Glioma cells release cytokines to stimulate inflammation that facilitates cell proliferation. Here, we show that Lipopolysaccharide (LPS) treatment could induce glioma cells to proliferate and this process was dependent on nucleotide receptor activation as well as interleukin-8 (IL-8/CXCL8) secretion. We observed that extracellular nucleotides controlled IL-8/CXCL8 and monocyte chemoattractant protein 1 (MCP-1/CCL2) release by U251MG and U87MG human glioma cell lines via P2X7 and P2Y6 receptor activation. The LPS-induced release of these cytokines was also modulated by purinergic receptor activation since IL-8 and MCP-1 release was decreased by the nucleotide scavenger apyrase as well as by the pharmacological P2Y6 receptor antagonists suramin and MRS2578. In agreement with these observations, the knockdown of P2Y6 expression decreased LPS-induced IL-8 release as well as the spontaneous release of IL-8 and MCP-1, suggesting an endogenous basal release of nucleotides. Moreover, high millimolar concentrations of ATP increased IL-8 and MCP-1 release by the glioma cells stimulated with suboptimal LPS concentration which were blocked by P2X7 and P2Y6 antagonists. Altogether, these data suggest that extracellular nucleotides control glioma growth via P2 receptor-dependent IL-8 and MCP-1 secretions.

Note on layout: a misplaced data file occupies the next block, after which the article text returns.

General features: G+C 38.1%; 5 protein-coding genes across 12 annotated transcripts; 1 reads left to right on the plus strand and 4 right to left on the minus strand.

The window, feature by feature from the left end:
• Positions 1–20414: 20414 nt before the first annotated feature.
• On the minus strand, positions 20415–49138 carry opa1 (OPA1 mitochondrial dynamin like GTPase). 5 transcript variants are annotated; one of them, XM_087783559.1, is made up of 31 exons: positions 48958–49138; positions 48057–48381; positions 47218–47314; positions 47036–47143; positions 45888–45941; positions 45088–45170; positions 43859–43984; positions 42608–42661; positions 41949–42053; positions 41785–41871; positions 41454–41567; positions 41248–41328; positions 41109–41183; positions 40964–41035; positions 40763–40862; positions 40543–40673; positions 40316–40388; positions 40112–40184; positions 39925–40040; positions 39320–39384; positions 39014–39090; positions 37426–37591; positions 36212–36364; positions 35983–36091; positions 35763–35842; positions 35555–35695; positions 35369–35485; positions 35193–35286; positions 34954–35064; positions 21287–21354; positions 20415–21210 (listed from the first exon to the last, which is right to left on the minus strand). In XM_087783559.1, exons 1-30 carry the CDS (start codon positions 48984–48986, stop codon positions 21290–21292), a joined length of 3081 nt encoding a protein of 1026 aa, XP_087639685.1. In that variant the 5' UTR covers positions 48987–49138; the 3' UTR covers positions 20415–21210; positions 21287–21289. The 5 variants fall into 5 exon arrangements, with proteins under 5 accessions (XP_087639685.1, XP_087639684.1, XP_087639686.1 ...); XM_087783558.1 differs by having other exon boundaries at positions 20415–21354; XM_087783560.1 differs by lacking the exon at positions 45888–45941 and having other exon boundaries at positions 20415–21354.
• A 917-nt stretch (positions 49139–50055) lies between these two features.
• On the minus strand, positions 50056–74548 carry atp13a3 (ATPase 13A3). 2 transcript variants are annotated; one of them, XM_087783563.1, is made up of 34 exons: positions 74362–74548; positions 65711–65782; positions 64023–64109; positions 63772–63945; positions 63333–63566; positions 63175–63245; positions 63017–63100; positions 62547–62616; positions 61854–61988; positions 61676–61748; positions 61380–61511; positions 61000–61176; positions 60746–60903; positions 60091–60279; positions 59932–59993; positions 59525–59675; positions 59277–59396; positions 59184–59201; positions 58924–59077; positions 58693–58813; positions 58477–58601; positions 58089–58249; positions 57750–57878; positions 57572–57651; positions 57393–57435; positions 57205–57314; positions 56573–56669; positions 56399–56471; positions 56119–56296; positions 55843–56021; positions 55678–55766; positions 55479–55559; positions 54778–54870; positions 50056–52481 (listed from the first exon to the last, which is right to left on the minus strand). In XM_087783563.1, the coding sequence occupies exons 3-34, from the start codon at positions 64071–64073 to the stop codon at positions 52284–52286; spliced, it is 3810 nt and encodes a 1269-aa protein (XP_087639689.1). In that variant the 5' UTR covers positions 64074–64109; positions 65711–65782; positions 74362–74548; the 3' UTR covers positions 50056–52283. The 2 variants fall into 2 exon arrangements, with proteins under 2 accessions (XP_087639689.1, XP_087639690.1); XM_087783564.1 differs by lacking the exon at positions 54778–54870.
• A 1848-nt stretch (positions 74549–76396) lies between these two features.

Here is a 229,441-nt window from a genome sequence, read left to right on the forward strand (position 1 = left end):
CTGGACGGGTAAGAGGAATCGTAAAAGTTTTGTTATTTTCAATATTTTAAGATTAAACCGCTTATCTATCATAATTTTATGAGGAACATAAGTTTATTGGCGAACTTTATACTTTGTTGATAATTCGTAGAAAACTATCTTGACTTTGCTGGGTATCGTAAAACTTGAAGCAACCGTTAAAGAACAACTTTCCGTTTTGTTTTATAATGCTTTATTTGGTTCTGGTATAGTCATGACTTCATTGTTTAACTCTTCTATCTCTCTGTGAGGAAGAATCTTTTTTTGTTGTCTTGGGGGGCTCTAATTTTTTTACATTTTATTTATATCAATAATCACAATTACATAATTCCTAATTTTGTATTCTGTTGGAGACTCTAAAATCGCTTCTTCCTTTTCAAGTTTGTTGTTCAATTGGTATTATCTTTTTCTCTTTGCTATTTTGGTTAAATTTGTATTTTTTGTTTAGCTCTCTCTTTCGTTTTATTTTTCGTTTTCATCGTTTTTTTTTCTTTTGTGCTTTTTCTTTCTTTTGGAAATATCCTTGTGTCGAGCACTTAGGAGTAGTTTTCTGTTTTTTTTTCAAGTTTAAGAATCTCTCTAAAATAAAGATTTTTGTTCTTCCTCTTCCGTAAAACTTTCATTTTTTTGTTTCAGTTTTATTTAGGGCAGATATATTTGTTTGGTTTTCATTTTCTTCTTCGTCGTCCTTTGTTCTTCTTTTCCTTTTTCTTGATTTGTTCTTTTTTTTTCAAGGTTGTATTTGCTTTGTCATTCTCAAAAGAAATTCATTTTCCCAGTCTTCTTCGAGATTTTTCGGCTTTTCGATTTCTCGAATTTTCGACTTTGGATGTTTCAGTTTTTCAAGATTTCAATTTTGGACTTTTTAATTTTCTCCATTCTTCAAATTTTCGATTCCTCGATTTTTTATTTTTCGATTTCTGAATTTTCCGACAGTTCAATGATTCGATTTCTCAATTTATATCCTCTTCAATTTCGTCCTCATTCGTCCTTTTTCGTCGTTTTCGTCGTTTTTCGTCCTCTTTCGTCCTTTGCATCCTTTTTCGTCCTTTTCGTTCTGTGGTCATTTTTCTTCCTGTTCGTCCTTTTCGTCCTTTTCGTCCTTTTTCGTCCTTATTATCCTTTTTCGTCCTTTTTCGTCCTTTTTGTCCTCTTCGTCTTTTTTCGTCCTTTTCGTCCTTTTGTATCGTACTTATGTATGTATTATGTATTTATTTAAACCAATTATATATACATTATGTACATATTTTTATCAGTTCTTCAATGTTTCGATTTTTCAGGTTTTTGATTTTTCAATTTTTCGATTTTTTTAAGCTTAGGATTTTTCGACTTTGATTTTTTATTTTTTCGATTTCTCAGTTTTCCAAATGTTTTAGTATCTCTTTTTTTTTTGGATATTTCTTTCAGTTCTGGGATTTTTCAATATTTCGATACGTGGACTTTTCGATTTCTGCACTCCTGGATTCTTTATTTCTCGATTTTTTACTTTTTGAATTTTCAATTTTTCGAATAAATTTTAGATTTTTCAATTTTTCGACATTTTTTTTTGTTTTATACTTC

Keywords: Glioma; ATP; P2 receptor; IL-8/CXCL8; MCP-1/CCL2;

Total bile acids in the maternal and fetal compartment in relation to placental ABCG2 expression in preeclamptic pregnancies complicated by HELLP syndrome by Jiska Jebbink; Geertruda Veenboer; Souad Boussata; Remco Keijser; Andreas E. Kremer; Ronald Oude Elferink; Joris van der Post; Gijs Afink; Carrie Ris-Stalpers (131-136).